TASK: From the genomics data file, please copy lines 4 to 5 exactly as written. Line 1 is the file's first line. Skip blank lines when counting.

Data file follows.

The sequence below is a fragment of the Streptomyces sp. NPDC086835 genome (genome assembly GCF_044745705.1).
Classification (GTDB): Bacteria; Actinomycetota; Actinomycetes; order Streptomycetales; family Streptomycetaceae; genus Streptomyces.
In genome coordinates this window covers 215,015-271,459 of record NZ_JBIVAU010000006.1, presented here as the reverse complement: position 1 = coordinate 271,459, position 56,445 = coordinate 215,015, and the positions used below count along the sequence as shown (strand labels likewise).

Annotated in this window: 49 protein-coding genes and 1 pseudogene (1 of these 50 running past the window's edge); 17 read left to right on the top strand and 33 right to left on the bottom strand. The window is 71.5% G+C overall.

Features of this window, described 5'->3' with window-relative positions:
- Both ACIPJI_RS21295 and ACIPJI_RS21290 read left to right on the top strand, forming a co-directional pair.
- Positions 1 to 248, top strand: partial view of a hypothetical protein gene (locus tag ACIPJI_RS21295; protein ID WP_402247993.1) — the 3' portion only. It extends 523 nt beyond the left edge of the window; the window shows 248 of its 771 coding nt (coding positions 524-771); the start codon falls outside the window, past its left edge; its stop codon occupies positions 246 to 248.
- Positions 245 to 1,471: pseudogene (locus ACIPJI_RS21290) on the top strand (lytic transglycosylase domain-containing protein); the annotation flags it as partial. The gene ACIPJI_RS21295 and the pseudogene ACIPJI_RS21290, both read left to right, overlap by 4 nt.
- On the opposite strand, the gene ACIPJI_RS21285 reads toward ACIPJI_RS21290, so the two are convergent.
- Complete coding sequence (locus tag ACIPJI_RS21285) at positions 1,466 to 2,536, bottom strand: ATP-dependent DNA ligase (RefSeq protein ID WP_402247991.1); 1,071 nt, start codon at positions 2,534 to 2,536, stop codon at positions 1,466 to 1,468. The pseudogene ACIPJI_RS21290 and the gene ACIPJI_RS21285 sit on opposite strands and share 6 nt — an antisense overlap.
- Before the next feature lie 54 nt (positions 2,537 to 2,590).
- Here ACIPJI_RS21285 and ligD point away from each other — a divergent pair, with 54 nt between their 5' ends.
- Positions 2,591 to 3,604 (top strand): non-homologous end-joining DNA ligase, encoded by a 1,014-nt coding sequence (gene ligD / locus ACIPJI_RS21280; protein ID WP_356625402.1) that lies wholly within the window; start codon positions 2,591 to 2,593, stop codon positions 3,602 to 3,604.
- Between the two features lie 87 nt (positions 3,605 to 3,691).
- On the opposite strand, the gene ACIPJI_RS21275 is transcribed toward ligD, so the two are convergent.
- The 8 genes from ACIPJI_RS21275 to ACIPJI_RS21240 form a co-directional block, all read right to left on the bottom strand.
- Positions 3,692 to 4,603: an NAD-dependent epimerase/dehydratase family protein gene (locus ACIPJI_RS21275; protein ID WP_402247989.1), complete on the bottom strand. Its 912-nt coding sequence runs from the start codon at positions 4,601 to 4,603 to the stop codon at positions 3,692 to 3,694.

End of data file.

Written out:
Annotated in this window: 49 protein-coding genes and 1 pseudogene (1 of these 50 running past the window's edge); 17 read left to right on the top strand and 33 right to left on the bottom strand. The window is 71.5% G+C overall.

Features of this window, described 5'->3' with window-relative positions: